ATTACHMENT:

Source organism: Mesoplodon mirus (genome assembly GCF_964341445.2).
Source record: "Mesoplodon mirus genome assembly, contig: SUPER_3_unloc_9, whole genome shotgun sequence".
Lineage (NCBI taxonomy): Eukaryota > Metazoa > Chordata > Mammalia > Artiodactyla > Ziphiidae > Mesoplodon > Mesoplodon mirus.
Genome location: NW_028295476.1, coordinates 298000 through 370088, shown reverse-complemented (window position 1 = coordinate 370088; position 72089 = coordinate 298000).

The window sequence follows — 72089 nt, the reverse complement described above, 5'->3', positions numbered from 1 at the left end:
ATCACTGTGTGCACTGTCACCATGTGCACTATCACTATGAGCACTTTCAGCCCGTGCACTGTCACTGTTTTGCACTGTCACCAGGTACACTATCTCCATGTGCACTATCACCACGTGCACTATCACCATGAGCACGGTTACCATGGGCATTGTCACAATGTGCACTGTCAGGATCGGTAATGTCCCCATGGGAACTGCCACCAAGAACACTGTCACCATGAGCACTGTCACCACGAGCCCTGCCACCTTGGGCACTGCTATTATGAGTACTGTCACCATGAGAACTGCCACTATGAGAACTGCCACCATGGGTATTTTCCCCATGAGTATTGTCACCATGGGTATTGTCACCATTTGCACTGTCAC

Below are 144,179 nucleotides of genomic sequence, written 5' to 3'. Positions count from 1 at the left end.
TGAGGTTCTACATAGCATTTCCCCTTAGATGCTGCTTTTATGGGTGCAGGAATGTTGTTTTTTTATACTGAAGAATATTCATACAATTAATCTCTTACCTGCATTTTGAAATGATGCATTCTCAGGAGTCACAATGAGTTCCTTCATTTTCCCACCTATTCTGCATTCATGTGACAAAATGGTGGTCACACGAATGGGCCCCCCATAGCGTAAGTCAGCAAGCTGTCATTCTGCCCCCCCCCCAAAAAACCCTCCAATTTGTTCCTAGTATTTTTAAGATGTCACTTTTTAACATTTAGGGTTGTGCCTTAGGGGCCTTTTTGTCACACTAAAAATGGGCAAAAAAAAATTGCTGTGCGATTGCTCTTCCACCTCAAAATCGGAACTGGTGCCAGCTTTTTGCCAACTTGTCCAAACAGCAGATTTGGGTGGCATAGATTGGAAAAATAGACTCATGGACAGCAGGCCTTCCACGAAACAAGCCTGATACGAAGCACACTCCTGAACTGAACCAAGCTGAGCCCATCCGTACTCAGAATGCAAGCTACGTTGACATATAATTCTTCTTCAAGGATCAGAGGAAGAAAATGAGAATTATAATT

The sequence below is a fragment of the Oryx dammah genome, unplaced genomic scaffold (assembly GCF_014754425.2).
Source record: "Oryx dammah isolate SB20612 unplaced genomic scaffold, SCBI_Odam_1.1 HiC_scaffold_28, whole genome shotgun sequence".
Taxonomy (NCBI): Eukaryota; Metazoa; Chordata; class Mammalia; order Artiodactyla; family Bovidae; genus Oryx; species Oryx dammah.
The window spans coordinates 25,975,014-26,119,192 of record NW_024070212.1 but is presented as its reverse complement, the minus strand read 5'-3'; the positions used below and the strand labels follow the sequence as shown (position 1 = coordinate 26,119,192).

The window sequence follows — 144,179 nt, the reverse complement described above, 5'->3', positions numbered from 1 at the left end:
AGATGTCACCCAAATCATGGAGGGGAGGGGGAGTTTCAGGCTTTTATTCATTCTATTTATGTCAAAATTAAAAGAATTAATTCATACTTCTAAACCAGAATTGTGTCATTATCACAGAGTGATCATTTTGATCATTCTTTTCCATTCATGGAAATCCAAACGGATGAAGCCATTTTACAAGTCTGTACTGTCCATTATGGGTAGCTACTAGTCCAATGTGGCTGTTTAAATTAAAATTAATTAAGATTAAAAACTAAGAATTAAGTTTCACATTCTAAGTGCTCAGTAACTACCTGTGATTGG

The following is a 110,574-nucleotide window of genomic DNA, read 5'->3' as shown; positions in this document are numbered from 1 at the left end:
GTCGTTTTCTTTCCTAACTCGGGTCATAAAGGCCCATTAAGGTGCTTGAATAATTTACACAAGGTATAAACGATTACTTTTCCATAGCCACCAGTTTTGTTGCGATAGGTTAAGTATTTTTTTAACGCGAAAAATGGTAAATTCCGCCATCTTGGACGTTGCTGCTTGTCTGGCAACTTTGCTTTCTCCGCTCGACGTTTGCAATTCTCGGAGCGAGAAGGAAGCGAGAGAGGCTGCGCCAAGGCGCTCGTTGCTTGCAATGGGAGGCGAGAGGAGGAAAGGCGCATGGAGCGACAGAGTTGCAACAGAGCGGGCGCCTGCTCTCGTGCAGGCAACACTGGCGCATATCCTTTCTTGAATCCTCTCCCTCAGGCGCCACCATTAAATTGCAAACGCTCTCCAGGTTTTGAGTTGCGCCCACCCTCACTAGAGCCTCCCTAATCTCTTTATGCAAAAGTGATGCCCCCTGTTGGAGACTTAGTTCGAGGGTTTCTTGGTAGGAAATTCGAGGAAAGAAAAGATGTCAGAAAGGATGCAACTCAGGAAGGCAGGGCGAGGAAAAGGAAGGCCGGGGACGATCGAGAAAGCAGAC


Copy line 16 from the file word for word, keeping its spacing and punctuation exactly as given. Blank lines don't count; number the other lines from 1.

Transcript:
GTCGTTTTCTTTCCTAACTCGGGTCATAAAGGCCCATTAAGGTGCTTGAATAATTTACACAAGGTATAAACGATTACTTTTCCATAGCCACCAGTTTTGTTGCGATAGGTTAAGTATTTTTTTAACGCGAAAAATGGTAAATTCCGCCATCTTGGACGTTGCTGCTTGTCTGGCAACTTTGCTTTCTCCGCTCGACGTTTGCAATTCTCGGAGCGAGAAGGAAGCGAGAGAGGCTGCGCCAAGGCGCTCGTTGCTTGCAATGGGAGGCGAGAGGAGGAAAGGCGCATGGAGCGACAGAGTTGCAACAGAGCGGGCGCCTGCTCTCGTGCAGGCAACACTGGCGCATATCCTTTCTTGAATCCTCTCCCTCAGGCGCCACCATTAAATTGCAAACGCTCTCCAGGTTTTGAGTTGCGCCCACCCTCACTAGAGCCTCCCTAATCTCTTTATGCAAAAGTGATGCCCCCTGTTGGAGACTTAGTTCGAGGGTTTCTTGGTAGGAAATTCGAGGAAAGAAAAGATGTCAGAAAGGATGCAACTCAGGAAGGCAGGGCGAGGAAAAGGAAGGCCGGGGACGATCGAGAAAGCAGAC